There are some myths in English grammar that people continue to believe and practise in their essay writing. It is a dismal situation that most English users learn these English grammar myths from their teachers who do not bother to update themselves with the evolution in English.
- Never split infinitives
“To publicly critique someone you respect” was considered a grammatical error in the past because an adverb ‘publicly’ is placed between ‘to’ and the verb. Some professionals may still avoid it, but many publications regard it as acceptable.
- Never use contractions in essay writing
Some English users believe that contractions should never be used in essay writing. They believe that contractions like won’t, can’t, shouldn’t etc should only be used in spoken English. This is no longer true as more and more newspapers and publications are using contractions in the writing.
- Never begin a sentence with ‘and’, ‘but’ or ‘because’ (conjunctions)
As English evolves, this is no longer true. It is now acceptable to begin a sentence with ‘and’, ‘but’ or ‘because’. People promoting this myth are either not reading newspapers or do not care to learn proper English.
- Never begin the essay title with prepositions
It has become a writing style for essay writing to be entitled using prepositions like ‘of’ or ‘on’. Examples of essay titles that I came across just now were
- Of Professionals and Degrees
- On Kolej Universiti Teknikal Kebangsaan Malaysia (KUTKM)
- Never use first-person pronouns in academic writing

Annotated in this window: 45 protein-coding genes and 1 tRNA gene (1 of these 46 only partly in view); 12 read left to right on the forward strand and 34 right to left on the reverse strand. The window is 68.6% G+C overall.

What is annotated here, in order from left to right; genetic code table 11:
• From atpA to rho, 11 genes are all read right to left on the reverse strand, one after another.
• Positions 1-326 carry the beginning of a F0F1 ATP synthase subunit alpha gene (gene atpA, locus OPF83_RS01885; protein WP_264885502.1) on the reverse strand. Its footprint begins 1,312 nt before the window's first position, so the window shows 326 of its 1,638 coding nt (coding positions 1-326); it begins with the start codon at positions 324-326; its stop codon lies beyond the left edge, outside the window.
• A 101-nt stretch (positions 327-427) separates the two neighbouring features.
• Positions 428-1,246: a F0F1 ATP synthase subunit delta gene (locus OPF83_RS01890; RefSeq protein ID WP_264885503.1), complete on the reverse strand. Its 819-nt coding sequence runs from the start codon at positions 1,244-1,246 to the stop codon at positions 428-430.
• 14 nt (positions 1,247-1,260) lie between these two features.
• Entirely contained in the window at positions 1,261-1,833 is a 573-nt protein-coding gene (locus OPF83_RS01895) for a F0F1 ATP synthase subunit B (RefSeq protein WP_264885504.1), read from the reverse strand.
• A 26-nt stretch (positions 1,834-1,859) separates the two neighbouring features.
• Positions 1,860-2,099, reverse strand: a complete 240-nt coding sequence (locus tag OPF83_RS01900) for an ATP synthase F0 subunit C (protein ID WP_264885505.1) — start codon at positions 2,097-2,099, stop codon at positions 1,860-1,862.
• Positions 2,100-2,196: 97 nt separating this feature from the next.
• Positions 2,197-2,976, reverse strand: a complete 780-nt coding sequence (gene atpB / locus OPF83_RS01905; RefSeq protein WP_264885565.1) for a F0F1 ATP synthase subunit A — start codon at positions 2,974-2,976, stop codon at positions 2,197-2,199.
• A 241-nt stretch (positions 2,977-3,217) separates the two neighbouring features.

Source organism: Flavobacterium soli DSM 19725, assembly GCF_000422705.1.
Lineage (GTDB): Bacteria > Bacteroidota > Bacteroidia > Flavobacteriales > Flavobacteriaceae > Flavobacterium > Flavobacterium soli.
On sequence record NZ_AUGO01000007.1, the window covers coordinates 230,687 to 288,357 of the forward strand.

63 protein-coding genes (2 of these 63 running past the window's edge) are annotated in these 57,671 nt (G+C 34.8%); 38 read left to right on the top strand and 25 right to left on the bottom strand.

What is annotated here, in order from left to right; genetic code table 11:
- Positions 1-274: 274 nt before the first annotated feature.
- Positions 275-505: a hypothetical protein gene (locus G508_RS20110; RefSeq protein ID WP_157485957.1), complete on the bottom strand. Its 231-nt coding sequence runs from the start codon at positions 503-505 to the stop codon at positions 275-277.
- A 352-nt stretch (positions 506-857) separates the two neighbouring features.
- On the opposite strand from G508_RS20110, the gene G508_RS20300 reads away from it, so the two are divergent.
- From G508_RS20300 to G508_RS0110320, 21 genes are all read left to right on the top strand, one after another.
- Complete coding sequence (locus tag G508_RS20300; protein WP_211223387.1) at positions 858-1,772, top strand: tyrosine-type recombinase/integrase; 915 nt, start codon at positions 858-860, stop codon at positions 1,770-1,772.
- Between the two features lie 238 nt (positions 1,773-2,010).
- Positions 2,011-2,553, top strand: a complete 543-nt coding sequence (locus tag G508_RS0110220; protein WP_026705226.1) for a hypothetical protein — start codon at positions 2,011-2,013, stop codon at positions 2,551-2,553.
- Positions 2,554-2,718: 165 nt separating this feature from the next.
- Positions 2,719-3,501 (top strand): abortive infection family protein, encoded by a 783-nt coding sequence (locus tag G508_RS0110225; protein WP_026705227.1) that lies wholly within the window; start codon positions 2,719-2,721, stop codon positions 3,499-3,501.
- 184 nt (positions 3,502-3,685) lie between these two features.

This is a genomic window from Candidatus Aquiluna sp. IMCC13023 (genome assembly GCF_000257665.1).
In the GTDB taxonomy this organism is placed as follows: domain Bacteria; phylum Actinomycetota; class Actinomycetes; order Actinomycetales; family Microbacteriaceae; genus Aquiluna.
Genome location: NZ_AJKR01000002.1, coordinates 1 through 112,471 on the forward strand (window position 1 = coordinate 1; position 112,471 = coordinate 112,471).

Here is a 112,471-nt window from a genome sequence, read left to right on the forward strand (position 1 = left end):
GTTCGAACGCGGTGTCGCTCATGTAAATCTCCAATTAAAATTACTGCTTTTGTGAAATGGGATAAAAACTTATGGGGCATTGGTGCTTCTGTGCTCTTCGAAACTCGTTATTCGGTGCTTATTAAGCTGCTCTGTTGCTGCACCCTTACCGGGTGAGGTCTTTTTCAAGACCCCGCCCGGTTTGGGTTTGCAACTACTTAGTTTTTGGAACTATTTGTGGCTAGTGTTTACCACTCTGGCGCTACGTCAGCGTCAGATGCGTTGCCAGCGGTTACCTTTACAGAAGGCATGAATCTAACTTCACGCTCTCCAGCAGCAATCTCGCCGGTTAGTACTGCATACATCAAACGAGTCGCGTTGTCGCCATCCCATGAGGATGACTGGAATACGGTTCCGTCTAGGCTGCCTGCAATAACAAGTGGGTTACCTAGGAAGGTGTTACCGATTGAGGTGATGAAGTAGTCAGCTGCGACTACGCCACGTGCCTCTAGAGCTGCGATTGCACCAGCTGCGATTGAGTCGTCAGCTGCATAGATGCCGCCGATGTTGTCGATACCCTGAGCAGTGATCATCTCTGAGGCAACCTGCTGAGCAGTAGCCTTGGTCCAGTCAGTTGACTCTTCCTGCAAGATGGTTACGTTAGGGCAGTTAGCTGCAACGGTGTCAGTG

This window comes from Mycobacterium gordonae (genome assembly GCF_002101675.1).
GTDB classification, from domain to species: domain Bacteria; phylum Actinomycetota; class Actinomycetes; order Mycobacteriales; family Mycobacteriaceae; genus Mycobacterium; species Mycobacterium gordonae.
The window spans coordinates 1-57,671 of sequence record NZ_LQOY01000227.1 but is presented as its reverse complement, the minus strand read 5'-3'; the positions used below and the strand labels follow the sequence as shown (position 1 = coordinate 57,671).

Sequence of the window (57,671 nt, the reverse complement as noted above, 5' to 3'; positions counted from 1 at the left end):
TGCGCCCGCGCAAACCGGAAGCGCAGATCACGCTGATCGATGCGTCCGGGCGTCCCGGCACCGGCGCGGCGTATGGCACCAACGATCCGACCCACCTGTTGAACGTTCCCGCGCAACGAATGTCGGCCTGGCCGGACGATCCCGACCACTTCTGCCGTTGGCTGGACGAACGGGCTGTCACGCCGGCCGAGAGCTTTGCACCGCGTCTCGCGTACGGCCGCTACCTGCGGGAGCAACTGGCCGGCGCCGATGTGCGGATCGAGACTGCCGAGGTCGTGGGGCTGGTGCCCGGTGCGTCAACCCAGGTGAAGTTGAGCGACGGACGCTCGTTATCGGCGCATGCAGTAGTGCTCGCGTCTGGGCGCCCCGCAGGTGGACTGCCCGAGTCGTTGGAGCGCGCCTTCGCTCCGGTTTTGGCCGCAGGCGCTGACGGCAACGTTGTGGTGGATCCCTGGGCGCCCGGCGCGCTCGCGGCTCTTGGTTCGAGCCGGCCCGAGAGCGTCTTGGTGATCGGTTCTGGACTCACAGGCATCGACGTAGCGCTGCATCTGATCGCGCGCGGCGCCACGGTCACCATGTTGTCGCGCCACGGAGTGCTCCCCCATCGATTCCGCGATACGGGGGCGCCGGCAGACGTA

There is a superstitious notion that says never use first-person pronouns like ‘I’ and ‘we’ in essay writing because doing so will make your essay writing to look unprofessional. Contrary to the notion, English writers are encouraged to use first-person pronouns to draw readers’ attention and to put some life into your writing. Corporate letters should use ‘I’ to personalise the letter and accept responsibility.
- Never refer the readers as ‘you’
Copywriters will find this myth very funny. Please take note that you can actually refer the readers as ‘you’ or ‘we’ to include yourselves. However, you should be consistent in using either ‘you’ or ‘we’ throughout your essay writing.
- Never use ‘between’ with more than two objects
This is a popular misconception among English beginner users. While it is true that we use ‘between’ when comparing two objects, it is correct to use ‘between’ when more than two people or objects are involved.
Examples taken from Longman Dictionary of Contemporary English (LDOCE):
Comparing two things: In her book she makes a comparison between Russian and British ballet.
More than two people or objects:
- Tom divided his money between his children.
- Between the four of them they managed to lift her into the ambulance.
- We collected £17 between us.
- Never use ‘since’ as because
There’s a groundless notion that ‘since’ is only used to mean from a particular time or event in the past until the present, or in that period of time. ‘Since’ can actually be used to give the reason for something. The following sentence taken from dictionary is grammatically correct.
- Since you are unable to answer, perhaps we should ask someone else.
- Never use direct question
Using direct question in writing to arouse the readers’ interest on certain topic has become an essay writing style. When writing essay on smoking, for instance, you can include questions like ‘what are the bad effects of smoking?’ and ‘why people smoke?’ in your essay. There are debates that direct question is not suitable for academic writing.
- Two-syllable adjectives must use the suffix –er or suffix –est form to form comparative or superlative
E.g. prettier, prettiest; gentler, gentlest; narrower, narrowest. Adding ‘more’ or ‘most’ to two-syllable adjectives to form comparative or superlative, however, is getting common and gaining ground in modern English. E.g. more pretty, most pretty; more gentle, most gentle; more narrow, most narrow.
After all, the evolution of English is about ‘spoken’ style becoming acceptable as writing forms.
Differences between British and American English
Correct Date Format in Essay Writing
Perring, Guy. "Informal or what?" Mind Our English 18 May 2007.
"Myths" Essay Info.